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A comparative study of Boko Haram, Niger Delta, IPOB and Fulani militia
Michael Nwankpa

In 2011, Nigeria established its first anti-terrorism legislation and Boko Haram was listed as a terrorist group in 2014. In 2017, the Indigenous People of Biafra (IPOB), a secessionist movement in the southeast of Nigeria, became the second conflict group or social movement to be proscribed by the anti-terror law. Unlike Boko Haram, IPOB’s struggle is underlined, to a large extent, by genuine grievance and its modus operandi is largely non-violent.

Unsurprisingly, the proscription of IPOB did not generate the same worldwide recognition and support as that of Boko Haram. Rather, it attracted national and international condemnation. Yet, the Nigerian government has not reversed its action. This raises important questions regarding the motivation for proscribing IPOB and the impact on the group’s transformation, as well as on other conflict groups and situations across Nigeria. Interestingly, the current government led by President Buhari, a Fulani, has been noticeably silent or at best has expressed a weak response to the ‘terrorist’ acts committed by the Fulani militia group. Also, the government’s reluctance to proscribe the militant groups in the oil-rich Niger Delta region counteracts any argument regarding fairness in the application of the anti-terrorism law.

This chapter therefore analyses the characteristics of each conflict group and why they are recognised or mis-recognised, and attract a certain kind of labelling, as well as the implications of such on the transformation of the conflict group and the benefits or drawbacks to the government and the conflict actors.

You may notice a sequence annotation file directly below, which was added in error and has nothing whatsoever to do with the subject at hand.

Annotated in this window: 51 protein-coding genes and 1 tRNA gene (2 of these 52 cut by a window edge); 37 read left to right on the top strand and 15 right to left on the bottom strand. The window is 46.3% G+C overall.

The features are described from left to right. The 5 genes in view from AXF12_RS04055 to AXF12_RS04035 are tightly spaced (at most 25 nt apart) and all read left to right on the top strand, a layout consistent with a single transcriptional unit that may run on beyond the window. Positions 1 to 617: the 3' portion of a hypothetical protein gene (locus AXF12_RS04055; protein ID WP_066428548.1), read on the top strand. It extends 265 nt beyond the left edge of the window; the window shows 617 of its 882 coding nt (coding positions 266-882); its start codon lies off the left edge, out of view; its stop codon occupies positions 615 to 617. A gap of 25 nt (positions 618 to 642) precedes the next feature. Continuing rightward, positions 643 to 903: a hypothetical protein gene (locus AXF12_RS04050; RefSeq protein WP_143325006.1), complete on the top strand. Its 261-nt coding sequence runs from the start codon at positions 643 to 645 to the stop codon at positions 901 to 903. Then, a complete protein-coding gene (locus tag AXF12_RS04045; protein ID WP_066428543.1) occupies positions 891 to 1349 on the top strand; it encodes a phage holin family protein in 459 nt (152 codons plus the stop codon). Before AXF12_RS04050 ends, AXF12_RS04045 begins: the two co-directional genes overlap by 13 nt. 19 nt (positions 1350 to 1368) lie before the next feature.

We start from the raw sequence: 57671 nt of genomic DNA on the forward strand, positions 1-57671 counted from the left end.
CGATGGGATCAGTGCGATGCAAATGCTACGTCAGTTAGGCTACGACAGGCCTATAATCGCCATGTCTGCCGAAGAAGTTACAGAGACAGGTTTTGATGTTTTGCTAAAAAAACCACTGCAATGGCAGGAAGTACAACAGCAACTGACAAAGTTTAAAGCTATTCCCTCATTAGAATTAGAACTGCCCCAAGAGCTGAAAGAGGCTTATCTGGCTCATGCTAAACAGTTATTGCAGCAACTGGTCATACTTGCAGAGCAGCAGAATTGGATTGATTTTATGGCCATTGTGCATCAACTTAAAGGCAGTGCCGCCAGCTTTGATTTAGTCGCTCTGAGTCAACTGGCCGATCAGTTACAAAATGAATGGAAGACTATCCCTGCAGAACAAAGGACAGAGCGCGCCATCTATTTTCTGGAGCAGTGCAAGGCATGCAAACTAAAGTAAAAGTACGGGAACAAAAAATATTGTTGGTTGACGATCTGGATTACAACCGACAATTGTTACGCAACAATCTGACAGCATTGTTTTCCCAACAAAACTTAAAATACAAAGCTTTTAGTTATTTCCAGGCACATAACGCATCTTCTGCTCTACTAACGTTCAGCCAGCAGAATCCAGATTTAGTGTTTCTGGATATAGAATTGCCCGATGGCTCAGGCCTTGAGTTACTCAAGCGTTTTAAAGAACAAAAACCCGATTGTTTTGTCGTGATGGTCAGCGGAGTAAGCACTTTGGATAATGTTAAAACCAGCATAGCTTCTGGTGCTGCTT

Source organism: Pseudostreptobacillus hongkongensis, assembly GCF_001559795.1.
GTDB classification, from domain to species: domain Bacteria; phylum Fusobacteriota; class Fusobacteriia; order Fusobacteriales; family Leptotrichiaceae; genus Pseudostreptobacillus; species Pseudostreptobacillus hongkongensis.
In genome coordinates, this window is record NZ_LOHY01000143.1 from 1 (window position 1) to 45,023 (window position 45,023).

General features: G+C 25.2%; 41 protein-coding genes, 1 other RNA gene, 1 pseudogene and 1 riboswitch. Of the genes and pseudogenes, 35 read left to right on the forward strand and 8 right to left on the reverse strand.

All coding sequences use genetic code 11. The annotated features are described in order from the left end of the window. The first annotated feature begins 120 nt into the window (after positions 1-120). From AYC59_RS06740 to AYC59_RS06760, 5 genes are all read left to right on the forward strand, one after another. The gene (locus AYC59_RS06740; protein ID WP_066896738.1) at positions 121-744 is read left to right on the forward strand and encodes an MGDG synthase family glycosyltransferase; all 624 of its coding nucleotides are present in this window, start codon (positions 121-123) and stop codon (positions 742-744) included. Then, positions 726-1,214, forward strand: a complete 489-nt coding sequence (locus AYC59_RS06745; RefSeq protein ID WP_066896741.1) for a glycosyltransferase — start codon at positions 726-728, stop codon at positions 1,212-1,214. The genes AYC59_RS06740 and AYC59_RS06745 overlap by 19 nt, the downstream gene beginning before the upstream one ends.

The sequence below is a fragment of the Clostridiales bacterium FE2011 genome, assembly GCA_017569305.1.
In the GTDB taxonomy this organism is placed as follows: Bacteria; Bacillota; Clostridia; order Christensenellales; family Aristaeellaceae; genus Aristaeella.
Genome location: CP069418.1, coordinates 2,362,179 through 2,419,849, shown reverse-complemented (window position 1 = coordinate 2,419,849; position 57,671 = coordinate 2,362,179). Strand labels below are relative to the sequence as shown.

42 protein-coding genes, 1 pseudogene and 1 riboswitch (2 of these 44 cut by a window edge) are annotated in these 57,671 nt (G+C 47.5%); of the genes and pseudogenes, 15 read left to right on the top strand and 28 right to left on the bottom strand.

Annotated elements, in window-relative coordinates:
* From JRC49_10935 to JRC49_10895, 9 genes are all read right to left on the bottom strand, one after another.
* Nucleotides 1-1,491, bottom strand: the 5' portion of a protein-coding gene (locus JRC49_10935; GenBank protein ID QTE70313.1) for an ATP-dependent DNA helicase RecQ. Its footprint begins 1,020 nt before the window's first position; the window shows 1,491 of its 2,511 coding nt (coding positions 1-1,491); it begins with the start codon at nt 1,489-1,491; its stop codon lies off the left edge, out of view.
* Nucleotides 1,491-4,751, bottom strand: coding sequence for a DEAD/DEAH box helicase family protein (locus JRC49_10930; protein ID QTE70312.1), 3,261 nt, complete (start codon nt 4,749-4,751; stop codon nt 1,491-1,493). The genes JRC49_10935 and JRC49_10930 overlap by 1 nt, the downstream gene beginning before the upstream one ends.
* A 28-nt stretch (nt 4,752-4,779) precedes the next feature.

in Armed non-state actors and the politics of recognition
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The growth of terrorism and counterterrorism in Nigeria, 1999–2016
Jennifer Giroux and Michael Nwankpa

Violence in Nigeria has many forms – from crimes like kidnapping and robbery to political violence, including terrorism and insurgency, to police and military brutality. It's necessary to appreciate how each form relates to specific contextual conditions and to other forms of violence, which are often overlapping. Since Nigeria regained civilian rule in 1999, the term ‘terrorism’ is increasingly part of national discourse. The government refers to countering terrorism within the framework of its national security agenda, and insurgent movements have increasingly used terrorism within their violent campaigns. While terrorism in Nigeria has been growing, analysis tends to consider the phenomenon in isolation and ignore its connections to other forms of violence, and how state responses drive violent non-state groups to adopt new tactics and escalate conflict. To fill this gap, this chapter looks at how terrorism is understood and experienced in Nigeria, and how its conceptualization shapes the practice of counterterrorism. It traces how the conceptualization of terrorism and practice of counterterrorism have changed over time by analysing international and domestic factors – including the impact of 9/11 – and the societal impact of Nigeria's transformation from military to democratic rule, plus the recent insurgencies in the Niger Delta and the northeast.

in Non-Western responses to terrorism